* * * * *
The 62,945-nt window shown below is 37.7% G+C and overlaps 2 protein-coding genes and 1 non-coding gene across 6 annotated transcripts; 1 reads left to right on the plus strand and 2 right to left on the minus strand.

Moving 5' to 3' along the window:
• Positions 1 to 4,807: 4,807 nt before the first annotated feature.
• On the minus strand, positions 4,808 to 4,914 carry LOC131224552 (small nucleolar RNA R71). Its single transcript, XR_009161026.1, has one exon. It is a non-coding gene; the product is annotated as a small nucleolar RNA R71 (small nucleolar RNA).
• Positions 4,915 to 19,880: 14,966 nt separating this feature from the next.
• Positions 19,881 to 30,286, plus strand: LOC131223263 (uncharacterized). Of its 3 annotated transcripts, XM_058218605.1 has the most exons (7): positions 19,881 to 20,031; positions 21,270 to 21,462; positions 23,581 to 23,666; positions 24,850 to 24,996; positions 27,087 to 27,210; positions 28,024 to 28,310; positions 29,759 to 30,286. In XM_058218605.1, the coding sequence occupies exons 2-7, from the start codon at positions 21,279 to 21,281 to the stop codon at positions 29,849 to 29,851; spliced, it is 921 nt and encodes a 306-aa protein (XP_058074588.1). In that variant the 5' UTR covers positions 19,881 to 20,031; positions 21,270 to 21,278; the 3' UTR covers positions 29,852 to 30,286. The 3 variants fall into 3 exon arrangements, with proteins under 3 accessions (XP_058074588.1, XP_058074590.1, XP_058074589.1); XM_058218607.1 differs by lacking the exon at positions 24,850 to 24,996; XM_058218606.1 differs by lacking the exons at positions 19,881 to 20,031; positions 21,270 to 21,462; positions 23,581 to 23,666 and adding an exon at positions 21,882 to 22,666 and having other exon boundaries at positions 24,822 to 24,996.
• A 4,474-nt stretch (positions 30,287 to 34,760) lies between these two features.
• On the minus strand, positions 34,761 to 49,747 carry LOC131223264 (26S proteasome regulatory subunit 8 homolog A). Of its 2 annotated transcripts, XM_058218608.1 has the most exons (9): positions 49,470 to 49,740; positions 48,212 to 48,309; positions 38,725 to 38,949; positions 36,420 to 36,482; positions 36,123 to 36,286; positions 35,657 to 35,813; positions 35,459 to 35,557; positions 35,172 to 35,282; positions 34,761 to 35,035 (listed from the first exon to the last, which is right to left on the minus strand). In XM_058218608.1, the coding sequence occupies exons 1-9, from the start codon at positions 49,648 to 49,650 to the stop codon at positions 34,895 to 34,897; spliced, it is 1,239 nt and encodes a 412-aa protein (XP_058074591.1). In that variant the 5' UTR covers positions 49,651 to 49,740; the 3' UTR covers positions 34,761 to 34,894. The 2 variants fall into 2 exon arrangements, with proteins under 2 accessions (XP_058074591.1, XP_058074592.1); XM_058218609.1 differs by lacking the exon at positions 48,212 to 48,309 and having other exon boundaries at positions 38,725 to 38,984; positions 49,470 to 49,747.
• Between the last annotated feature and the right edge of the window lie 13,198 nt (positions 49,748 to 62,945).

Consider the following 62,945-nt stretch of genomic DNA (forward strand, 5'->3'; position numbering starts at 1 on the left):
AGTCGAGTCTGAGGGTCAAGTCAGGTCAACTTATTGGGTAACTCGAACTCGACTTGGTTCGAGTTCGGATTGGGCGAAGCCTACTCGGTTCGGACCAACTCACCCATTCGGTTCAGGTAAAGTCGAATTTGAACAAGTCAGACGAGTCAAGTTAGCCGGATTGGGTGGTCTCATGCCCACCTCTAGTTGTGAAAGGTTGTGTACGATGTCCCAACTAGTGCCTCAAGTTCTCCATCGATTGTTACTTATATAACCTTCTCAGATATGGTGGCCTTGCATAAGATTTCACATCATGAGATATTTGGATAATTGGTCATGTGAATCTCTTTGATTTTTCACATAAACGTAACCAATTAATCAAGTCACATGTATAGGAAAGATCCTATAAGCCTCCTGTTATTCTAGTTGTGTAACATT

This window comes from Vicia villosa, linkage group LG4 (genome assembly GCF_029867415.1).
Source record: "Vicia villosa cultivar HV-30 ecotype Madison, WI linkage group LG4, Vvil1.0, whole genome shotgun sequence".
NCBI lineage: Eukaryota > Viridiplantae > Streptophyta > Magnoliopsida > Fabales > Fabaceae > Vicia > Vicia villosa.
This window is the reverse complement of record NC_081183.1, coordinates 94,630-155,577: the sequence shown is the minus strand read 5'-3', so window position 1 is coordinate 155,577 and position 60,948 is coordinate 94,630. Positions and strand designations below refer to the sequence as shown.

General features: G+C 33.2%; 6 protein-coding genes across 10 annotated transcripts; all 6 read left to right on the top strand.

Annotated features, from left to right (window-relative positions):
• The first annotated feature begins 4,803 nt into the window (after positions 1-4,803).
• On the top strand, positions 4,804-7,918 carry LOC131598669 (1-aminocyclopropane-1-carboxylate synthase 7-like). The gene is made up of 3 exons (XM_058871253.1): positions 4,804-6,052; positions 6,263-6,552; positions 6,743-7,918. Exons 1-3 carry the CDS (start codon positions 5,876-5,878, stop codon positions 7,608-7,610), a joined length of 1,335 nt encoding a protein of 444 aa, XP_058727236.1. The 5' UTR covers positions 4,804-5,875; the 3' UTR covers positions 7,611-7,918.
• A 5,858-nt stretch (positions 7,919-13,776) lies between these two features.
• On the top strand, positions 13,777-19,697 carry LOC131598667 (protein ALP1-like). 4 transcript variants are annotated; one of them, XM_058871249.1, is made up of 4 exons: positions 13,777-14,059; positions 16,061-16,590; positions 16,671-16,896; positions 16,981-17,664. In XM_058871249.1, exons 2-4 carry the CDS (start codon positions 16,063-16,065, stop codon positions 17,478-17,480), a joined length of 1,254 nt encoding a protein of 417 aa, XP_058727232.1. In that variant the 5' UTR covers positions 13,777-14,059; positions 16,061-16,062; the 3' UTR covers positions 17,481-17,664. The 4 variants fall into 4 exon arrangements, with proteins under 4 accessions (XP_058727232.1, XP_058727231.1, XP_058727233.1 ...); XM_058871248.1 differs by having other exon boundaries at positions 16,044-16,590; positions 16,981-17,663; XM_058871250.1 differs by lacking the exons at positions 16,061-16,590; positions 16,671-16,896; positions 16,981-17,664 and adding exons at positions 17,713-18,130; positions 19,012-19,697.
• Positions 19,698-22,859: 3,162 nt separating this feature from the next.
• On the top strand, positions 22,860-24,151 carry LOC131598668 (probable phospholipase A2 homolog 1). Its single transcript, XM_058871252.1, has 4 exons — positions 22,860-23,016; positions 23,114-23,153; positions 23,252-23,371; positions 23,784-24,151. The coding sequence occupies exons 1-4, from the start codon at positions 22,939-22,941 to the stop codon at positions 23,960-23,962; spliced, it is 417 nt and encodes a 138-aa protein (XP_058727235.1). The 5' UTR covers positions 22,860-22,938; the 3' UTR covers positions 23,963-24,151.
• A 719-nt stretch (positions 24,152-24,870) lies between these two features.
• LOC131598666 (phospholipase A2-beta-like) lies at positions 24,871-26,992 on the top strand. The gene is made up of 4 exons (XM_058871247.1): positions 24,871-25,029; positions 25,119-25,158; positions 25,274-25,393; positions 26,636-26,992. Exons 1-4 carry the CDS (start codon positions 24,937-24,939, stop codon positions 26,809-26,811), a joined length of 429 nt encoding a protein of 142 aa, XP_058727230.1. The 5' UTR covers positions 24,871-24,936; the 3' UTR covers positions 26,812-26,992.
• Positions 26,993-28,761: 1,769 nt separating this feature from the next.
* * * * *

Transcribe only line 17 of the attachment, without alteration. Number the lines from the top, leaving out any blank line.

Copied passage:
Annotated features, from left to right (window-relative positions):